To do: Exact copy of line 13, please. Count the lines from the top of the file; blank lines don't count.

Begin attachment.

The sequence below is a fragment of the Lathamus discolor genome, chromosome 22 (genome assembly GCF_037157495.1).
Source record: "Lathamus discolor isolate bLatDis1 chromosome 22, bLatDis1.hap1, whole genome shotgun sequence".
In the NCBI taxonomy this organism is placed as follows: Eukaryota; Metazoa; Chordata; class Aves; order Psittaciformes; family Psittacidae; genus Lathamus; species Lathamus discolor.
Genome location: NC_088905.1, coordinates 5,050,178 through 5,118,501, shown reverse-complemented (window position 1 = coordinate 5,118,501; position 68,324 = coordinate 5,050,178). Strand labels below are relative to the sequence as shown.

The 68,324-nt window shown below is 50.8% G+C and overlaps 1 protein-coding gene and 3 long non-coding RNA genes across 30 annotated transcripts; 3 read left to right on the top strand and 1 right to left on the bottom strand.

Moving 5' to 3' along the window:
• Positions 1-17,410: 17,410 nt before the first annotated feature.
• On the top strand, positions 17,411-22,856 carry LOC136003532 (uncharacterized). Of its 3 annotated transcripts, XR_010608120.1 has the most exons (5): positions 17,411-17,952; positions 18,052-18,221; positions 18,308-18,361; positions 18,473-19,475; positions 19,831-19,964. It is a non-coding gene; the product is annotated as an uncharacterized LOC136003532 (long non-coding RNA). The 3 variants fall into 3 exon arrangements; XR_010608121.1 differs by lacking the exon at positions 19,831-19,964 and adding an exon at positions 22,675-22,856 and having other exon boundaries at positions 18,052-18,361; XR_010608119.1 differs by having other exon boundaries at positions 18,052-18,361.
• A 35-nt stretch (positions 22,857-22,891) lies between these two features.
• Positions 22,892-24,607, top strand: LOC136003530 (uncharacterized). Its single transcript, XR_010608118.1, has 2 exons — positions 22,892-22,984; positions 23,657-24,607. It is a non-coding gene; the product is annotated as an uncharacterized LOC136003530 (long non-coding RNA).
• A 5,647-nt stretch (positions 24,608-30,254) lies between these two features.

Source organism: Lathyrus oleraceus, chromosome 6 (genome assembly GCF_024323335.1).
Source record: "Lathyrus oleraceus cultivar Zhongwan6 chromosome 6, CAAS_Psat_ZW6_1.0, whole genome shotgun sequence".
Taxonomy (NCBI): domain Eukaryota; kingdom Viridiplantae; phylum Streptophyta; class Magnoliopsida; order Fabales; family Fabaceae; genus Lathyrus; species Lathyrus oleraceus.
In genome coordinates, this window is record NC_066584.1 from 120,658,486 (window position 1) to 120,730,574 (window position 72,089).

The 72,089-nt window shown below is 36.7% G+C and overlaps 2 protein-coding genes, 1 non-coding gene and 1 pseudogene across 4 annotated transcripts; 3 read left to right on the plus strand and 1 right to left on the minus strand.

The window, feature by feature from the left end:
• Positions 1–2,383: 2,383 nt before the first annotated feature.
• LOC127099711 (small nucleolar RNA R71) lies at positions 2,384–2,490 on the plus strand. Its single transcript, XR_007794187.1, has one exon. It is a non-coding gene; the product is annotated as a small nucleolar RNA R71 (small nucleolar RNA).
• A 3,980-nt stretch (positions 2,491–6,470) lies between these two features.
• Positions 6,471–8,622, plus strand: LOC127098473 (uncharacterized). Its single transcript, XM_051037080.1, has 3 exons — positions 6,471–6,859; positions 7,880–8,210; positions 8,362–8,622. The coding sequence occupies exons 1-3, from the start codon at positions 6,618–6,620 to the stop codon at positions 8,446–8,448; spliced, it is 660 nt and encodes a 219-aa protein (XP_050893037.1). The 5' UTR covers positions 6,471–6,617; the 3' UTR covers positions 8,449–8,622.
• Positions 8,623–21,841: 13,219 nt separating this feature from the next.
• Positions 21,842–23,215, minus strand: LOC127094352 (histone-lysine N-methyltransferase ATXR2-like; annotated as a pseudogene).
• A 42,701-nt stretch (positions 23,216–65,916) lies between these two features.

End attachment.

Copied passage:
Source record: "Lathyrus oleraceus cultivar Zhongwan6 chromosome 6, CAAS_Psat_ZW6_1.0, whole genome shotgun sequence".